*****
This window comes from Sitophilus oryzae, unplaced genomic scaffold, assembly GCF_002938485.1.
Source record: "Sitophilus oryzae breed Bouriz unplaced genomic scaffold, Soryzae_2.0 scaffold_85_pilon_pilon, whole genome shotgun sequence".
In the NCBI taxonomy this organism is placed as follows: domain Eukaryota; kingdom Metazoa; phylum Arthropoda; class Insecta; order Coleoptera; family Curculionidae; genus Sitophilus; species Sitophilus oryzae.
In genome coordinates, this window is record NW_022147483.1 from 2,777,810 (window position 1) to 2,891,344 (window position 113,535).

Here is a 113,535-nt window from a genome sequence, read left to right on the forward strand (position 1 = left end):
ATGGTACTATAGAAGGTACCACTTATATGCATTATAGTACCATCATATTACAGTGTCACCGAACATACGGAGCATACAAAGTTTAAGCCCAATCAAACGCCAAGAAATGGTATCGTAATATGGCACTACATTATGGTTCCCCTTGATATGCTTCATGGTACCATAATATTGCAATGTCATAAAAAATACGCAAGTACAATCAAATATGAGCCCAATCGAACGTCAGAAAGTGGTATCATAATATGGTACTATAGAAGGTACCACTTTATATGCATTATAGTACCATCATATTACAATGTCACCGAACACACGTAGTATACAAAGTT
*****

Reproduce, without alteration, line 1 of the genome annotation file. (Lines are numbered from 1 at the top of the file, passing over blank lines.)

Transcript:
This window comes from Sitophilus oryzae, unplaced genomic scaffold, assembly GCF_002938485.1.